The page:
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Federal False Claims Act

The False Claims Act was enacted by Congress in 1863 and allows whistleblowers to bring a qui tam lawsuit on behalf of the government against a company or an individual suspected to be defrauding the government. The Act typically allows whistleblowers to receive a percentage of any money recovered by the government as a result of the lawsuit and protects employees against retaliation.

Fraud as defined by the False Claims Act

Under the False Claims Act, companies, agencies, and government contractors commit fraud against the government by any of the following actions:

  1. Presenting a false or fraudulent claim for payment to the government
  2. Using a false record or statement to get a claim paid by the government
  3. Conspiring with others to get a false or fraudulent claim paid by the government
  4. Using a false record or statement to avoid or decrease an obligation to pay the government   

Examples of conduct that courts have deemed fraudulent include:

Healthcare Fraud

Medical providers billing for services which were never provided; upcoding Medicare or Medicaid claims. Upcoding occurs, for example, when a provider misrepresents services performed as more expensive types of services than those actually performed or when a provider misrepresents patients’ diagnoses in order to increase the provider’s reimbursement.

Pharmaceutical fraud

Pharmaceutical companies marketing drugs for off-label use, or uses which have not been approved by the Food and Drug Administration; paying physicians kickbacks, or incentives, for promoting or prescribing certain drugs and medical devices.

Kickback schemes

Pharmaceutical companies or medical providers providing payments to medical providers in exchange for patient referrals, or for using certain medical drugs or suppliers.

Selling defective or substandard products to the government

Pharmaceutical and medical device companies failing to adhere to FDA good manufacturing standards; selling defective equipment to the government.

Government contractor fraud

Falsifying data on product pricing; failing to follow agreed-upon regulations; building contractors, medical contractors, or military contractors claiming their companies are minority owned when they are not. Minority-owned companies are those in which more than 51% of the assets are owned by members of ethnic monitory groups.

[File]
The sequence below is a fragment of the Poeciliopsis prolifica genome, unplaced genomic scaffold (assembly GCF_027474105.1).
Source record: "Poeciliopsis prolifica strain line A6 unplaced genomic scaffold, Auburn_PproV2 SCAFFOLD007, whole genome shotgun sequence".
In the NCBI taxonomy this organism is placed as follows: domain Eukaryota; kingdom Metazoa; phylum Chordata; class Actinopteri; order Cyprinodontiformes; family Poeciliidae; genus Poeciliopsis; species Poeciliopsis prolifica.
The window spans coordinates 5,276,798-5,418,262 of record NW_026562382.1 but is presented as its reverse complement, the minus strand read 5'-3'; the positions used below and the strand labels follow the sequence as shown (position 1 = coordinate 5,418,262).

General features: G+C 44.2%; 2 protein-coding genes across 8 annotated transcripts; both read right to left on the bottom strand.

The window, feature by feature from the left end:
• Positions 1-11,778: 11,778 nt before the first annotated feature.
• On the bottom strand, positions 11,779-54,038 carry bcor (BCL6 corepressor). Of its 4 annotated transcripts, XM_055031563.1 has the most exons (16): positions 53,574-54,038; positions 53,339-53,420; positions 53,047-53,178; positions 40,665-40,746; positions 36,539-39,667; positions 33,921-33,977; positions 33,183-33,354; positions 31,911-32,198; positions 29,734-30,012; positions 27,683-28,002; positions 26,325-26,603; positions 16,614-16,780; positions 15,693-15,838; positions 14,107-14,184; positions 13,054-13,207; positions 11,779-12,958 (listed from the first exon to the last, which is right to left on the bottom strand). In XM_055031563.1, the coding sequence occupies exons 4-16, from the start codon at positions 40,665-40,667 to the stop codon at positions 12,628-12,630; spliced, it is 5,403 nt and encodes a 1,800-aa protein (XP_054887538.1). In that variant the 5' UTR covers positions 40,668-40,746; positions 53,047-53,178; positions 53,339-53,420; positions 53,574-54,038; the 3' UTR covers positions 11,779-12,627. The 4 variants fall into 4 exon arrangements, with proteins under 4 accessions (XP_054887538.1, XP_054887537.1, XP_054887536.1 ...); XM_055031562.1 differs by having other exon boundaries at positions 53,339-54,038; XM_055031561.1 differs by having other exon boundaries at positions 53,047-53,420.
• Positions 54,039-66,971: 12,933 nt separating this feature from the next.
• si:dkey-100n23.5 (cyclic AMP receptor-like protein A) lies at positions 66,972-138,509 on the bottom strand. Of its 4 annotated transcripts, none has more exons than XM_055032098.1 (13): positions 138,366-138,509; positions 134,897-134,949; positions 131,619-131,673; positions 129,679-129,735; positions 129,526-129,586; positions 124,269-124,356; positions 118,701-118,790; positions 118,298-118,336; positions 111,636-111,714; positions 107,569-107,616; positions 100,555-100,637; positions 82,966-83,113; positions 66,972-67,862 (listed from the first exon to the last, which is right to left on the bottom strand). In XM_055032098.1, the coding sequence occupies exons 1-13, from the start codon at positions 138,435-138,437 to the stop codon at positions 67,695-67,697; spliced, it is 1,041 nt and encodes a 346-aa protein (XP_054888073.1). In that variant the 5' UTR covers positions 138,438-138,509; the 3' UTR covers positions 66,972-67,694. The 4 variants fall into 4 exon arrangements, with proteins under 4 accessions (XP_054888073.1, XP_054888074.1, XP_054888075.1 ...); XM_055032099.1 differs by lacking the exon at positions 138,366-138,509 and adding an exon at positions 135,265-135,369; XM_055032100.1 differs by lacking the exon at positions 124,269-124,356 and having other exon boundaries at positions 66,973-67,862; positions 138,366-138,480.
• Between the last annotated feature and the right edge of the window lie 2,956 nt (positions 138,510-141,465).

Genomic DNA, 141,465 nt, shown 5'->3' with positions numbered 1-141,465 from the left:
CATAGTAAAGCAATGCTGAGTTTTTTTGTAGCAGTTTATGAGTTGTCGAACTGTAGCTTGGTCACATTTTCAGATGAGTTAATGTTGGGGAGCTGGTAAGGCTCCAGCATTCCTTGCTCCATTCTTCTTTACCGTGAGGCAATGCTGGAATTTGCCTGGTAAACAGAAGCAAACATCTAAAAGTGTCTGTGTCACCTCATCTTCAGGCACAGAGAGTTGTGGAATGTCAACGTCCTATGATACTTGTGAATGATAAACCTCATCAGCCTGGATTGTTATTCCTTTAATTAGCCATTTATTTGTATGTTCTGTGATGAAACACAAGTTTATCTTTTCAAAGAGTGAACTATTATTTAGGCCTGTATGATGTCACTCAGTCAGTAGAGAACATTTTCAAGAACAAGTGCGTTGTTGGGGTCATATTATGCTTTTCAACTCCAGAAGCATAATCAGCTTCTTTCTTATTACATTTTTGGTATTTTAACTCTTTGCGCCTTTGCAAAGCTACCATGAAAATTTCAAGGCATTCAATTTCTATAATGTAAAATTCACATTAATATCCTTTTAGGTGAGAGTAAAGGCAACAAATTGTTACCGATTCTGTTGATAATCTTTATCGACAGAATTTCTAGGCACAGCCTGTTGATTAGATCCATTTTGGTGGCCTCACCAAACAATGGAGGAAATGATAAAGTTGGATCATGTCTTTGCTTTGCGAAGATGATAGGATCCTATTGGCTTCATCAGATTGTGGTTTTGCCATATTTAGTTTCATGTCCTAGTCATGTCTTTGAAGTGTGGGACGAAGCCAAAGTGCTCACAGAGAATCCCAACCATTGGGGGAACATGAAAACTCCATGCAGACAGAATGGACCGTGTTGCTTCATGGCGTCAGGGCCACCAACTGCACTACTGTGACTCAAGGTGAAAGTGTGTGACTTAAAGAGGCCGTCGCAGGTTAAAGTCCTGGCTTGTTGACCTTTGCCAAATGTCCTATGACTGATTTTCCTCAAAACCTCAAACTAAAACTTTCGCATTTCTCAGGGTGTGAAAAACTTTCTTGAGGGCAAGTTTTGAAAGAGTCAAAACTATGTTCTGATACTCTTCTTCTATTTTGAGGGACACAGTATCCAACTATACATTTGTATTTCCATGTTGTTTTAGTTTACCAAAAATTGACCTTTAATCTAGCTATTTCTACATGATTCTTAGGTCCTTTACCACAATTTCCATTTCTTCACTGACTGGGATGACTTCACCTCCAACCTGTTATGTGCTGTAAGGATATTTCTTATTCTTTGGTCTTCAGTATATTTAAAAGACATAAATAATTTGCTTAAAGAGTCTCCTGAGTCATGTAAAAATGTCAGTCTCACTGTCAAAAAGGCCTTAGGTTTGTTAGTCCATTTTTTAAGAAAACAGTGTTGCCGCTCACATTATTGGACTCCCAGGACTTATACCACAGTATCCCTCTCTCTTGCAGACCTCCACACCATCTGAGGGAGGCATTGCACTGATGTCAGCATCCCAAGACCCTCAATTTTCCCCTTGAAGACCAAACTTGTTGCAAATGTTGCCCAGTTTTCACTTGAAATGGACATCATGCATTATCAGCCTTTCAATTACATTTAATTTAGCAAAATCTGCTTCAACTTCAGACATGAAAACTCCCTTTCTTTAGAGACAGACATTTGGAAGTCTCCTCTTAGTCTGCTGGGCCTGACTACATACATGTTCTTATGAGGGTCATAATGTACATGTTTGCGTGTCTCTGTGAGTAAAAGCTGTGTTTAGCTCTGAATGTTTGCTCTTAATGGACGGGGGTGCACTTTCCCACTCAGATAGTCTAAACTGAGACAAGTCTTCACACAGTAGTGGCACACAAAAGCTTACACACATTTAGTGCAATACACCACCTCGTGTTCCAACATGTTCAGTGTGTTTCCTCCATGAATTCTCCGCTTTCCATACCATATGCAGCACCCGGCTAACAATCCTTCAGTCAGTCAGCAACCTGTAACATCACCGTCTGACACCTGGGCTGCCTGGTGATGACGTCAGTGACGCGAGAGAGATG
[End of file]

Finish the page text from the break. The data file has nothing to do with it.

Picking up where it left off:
False Claims Act whistleblower rewards

Under the False Claims Act, whistleblowers are often eligible to receive a percentage of the government’s recovery. If the government pursues the case, the whistleblower is typically entitled to 15-25% of the government's recovery, and if the government declines to pursue the case, the whistleblower is entitled to 25-30% of the recovery.

The False Claims Act protects employees from retaliation

The False Claims Act protects employees from being harassed, demoted, terminated, or discriminated against by their employer as a result of exposing fraud. Under the False Claims Act, employees who suffer retaliation from their employers are legally entitled to relief, including getting their job back and receiving back-pay with interest and compensation for any retaliation-related damages.

Free consultations with False Claims Act attorneys

If you have information concerning a possible violation of the False Claims Act, speak with one of our whistleblower attorneys by calling toll-free at (866) 981-4800 or filling out the form to the right.

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